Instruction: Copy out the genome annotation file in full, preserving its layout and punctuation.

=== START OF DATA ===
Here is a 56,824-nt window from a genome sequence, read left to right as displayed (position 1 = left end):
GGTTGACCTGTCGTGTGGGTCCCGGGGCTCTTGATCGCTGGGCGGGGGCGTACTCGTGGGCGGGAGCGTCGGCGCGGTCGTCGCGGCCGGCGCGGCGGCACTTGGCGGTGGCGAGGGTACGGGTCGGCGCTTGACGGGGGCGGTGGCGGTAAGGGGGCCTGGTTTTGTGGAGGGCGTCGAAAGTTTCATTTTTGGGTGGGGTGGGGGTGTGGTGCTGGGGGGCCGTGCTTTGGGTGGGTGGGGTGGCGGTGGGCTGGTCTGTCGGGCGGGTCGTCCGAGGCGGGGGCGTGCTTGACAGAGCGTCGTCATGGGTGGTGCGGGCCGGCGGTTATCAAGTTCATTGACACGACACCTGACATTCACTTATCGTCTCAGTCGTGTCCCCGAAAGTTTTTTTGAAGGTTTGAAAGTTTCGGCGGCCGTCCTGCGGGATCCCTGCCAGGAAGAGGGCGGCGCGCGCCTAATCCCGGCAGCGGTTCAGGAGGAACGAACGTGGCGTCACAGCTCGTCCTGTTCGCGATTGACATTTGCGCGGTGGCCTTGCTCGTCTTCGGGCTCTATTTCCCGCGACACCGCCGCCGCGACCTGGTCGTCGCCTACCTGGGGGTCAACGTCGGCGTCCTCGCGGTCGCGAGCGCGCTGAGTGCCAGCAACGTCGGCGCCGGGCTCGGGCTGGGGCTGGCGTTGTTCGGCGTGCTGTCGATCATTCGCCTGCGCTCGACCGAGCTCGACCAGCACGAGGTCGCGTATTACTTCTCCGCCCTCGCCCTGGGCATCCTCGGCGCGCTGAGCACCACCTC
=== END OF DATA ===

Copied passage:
Here is a 56,824-nt window from a genome sequence, read left to right as displayed (position 1 = left end):
GGTTGACCTGTCGTGTGGGTCCCGGGGCTCTTGATCGCTGGGCGGGGGCGTACTCGTGGGCGGGAGCGTCGGCGCGGTCGTCGCGGCCGGCGCGGCGGCACTTGGCGGTGGCGAGGGTACGGGTCGGCGCTTGACGGGGGCGGTGGCGGTAAGGGGGCCTGGTTTTGTGGAGGGCGTCGAAAGTTTCATTTTTGGGTGGGGTGGGGGTGTGGTGCTGGGGGGCCGTGCTTTGGGTGGGTGGGGTGGCGGTGGGCTGGTCTGTCGGGCGGGTCGTCCGAGGCGGGGGCGTGCTTGACAGAGCGTCGTCATGGGTGGTGCGGGCCGGCGGTTATCAAGTTCATTGACACGACACCTGACATTCACTTATCGTCTCAGTCGTGTCCCCGAAAGTTTTTTTGAAGGTTTGAAAGTTTCGGCGGCCGTCCTGCGGGATCCCTGCCAGGAAGAGGGCGGCGCGCGCCTAATCCCGGCAGCGGTTCAGGAGGAACGAACGTGGCGTCACAGCTCGTCCTGTTCGCGATTGACATTTGCGCGGTGGCCTTGCTCGTCTTCGGGCTCTATTTCCCGCGACACCGCCGCCGCGACCTGGTCGTCGCCTACCTGGGGGTCAACGTCGGCGTCCTCGCGGTCGCGAGCGCGCTGAGTGCCAGCAACGTCGGCGCCGGGCTCGGGCTGGGGCTGGCGTTGTTCGGCGTGCTGTCGATCATTCGCCTGCGCTCGACCGAGCTCGACCAGCACGAGGTCGCGTATTACTTCTCCGCCCTCGCCCTGGGCATCCTCGGCGCGCTGAGCACCACCTC